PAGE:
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As in the comment, @abhishek29 has mentioned a nice recurrence for the given problem. I am trying to explain how we can make this recurrence. If we get the recurrence, then we can get the answer easily because solving this recurrence is not difficult.

Finding newly added squares of sizes $1 \times 1, 2\times 2,...$ for each $T_i$ is not difficult at all. We just have to observe how many new squares of different sizes are creating each time when we add a new horizontal and vertical layer. Based on $T_3,T_4,T_5…,$ we can write:

$T_n = T_{n-1} + (n+ (n-1)) + ((n-1) + (n-2)) + ((n-2) + (n-3)) +….+1,$ for $n \geq 3$

($T_2$ is my base case here)

$T_n = T_{n-1} + n + 2((n-1) + (n-2) + ...+1)$

$T_n = T_{n-1} + n + 2 \frac{(n-1)n}{2}$

$T_n = T_{n-1} + n^2$

4 votes

Hints to get the answer:

- Step $1:$ There are more squares than the $64 \;(1 \times 1)$ squares.
- Step $2:$ Find out the number of $2 \times 2$ squares and so on up to $8 \times 8$ squares.
- Step $3:$ Add the result.

The number of squares on a chess board:

There are more squares in a chess board than the $64\;(1 \times 1)$ squares.

The squares start from $1 \times 1$ all the way up to $8 \times 8$.

Let us count them and find a way to add all of them.

- $1 \times 1$ squares $-8$ squares across the width and 8 squares along the length $=8 \times 8=64$
- $2 \times 2$ squares - with the size of the square increasing by $1$ square the number of squares across the width will be down to $7$ and the ones along the length will also be down to $7.$ So, there are $7 \times 7=49(2 \times 2)$ squares.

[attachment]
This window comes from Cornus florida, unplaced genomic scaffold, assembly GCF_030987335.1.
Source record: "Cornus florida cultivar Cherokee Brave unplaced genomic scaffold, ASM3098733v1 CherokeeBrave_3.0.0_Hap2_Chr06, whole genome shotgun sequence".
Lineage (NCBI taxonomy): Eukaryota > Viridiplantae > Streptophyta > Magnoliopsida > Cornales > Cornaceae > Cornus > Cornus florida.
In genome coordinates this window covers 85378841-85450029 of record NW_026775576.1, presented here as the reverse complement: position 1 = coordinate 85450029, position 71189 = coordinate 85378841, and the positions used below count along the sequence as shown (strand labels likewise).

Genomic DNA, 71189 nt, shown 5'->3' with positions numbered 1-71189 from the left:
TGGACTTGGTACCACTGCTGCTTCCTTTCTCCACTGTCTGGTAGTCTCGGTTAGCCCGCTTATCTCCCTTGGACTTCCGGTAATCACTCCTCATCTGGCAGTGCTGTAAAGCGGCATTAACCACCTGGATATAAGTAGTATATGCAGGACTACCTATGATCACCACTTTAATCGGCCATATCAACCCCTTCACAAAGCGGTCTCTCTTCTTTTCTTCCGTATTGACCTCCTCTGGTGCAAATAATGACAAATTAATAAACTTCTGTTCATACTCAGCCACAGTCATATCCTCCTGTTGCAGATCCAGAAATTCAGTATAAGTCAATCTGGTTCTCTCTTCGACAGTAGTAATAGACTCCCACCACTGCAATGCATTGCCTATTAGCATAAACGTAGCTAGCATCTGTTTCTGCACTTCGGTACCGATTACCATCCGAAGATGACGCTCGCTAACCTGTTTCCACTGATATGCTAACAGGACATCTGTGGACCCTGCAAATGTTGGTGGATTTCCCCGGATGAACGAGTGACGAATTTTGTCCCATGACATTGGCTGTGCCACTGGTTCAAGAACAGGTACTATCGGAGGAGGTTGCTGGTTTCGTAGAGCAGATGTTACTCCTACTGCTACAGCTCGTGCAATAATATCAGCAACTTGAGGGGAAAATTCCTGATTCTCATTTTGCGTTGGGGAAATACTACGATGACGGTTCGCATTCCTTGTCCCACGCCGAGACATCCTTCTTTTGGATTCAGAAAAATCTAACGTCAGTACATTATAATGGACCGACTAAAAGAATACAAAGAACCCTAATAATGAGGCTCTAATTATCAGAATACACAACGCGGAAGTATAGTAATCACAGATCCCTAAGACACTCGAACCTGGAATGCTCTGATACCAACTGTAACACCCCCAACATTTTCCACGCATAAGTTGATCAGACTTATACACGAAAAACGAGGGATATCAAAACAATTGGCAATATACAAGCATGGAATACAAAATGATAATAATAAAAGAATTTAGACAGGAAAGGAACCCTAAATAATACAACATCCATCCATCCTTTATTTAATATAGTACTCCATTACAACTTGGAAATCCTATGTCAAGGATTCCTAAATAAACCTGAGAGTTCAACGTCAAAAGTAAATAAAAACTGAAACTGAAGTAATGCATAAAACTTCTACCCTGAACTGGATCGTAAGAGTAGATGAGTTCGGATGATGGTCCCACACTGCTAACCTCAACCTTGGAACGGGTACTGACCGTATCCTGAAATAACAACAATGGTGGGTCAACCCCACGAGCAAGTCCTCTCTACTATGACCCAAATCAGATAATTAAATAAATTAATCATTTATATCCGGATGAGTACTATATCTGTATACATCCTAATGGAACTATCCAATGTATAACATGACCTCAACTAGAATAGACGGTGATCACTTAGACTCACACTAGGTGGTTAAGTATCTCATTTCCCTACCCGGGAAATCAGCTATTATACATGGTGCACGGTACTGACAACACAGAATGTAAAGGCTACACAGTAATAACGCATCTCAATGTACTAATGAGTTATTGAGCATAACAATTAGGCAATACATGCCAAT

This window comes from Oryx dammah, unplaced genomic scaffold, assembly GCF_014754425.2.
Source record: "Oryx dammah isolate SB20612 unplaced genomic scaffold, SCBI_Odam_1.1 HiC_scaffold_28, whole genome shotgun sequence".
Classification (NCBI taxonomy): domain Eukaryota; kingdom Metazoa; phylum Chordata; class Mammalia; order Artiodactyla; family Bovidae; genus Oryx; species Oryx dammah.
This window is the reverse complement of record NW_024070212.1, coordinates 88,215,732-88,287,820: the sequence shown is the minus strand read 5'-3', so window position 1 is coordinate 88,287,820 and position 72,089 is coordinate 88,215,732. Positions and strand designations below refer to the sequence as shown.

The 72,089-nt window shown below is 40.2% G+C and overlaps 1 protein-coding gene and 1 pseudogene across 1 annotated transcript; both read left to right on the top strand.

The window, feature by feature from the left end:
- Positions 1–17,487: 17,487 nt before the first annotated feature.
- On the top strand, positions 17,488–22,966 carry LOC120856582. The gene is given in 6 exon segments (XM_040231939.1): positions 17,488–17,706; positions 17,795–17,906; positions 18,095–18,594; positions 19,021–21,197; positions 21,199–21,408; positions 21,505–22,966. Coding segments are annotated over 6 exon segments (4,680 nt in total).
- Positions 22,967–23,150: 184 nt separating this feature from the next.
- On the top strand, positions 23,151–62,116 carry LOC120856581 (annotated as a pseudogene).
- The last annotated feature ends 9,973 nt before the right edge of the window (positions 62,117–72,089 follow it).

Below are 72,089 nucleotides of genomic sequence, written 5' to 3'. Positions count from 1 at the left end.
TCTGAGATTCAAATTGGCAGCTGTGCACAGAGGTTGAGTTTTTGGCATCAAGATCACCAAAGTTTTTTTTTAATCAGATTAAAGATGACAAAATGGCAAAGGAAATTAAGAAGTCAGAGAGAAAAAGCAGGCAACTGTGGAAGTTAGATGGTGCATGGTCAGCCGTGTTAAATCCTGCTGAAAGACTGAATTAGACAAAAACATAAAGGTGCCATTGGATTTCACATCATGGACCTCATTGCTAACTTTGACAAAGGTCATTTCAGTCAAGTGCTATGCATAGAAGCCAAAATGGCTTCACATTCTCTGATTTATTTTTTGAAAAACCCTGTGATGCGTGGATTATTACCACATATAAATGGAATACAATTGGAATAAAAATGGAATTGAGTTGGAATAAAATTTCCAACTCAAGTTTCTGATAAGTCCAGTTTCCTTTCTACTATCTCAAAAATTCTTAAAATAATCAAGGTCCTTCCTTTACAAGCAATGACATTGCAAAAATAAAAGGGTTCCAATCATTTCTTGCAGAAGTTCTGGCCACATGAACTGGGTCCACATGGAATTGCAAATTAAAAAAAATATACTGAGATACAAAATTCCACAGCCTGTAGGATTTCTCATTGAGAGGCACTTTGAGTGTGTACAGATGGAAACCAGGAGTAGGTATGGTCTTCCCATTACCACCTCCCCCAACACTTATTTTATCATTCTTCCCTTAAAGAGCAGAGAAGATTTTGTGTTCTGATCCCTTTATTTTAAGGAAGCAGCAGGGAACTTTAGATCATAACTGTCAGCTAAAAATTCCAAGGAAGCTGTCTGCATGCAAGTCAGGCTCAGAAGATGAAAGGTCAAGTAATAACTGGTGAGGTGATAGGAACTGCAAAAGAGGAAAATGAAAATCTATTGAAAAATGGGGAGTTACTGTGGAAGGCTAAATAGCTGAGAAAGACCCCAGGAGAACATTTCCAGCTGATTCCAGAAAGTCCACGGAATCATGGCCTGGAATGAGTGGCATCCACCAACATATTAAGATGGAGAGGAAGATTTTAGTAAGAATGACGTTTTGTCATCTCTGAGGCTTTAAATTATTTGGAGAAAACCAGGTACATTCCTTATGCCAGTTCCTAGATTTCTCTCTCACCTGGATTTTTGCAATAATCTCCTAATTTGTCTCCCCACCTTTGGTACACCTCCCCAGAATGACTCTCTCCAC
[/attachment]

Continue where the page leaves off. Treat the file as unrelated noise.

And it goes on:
- $3 \times 3$ squares $-6$ squares across the width and $6$ along the length $=6$ $\times 6=36(3 \times 3)$ squares.
- $4 \times 4$ squares $-5$ squares across the width and 5 along the length $=5$ $\times 5=25(4 \times 4)$ squares.
- $5 \times 5$ squares $-4$ squares across the width and 4 along the length $=4$ $\times 4=16(5 \times 5)$ squares.
- $6 \times 6$ squares $-3$ squares across the width and $3$ along the length $=3$ $\times 3=9(6 \times 6)$ squares.
- $7 \times 7$ squares $-2$ squares across the width and $2$ along the length $=2 \times$ $2=4(7 \times 7)$ squares.
- $8 \times 8$ squares $-1$ square across the width and $1$ along the length $=1 \times 1$ $=1(8 \times 8)$ square.

Therefore, the total number of squares in a chess board = $64+49+36+25+16+9+4+1=204$ squares.

NOTE: If you figured that the number of squares is the summation of squares of natural numbers up to 8 , you could have used the formula $n(n+1)(2 n+1) / 6$, where $n=8$

Continuing in this way, we get squares of size $3 \times 3,4 \times 4$, and so on.

$$\begin{array}{ll}\text { Size of } & \text { Number of } \\ \text { Square } & \text { squares } \\ 1 \times 1 & 8 \times 8=64 \\ 2 \times 2 & 7 \times 7=49 \\ 3 \times 3 & 6 \times 6=36 \\ 4 \times 4 & 5 \times 5=25 \\ 5 \times 5 & 4 \times 4=16 \\ 6 \times 6 & 3 \times 3=9 \\ 7 \times 7 & 2 \times 2=4 \\ 8 \times 8 & 1 \times 1=1\end{array}$$

So there are $204$ squares.

I am not sure if this is correct way.

You have written a recurrence for the given problem. You can also verify it easily.

“Here we observe a pattern that for say 3 square-shape we get $3^2$+(previous number of squares)”

It means you are writing a recurrence as:

$T_n = n^2 + T_{n-1}$ with $T_1 =1$

Here, $T_n$ is the number of squares of all sizes for a chessboard of size $n \times n.$

Now, if you solve it by back substitution, you get, $T_n = 1^2 + 2^2 + …+ n^2 = \frac{n(n+1)(2n+1)}{6}$

Now, you can use induction to verify it.

Could you explain how did you make the recurrence ? I mean, What’s are your thoughts to make this recurrence ?

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yes, nice. It is not possible for everyone to find patterns. I have added one of the possible explanations to construct the recurrence.

You can check here

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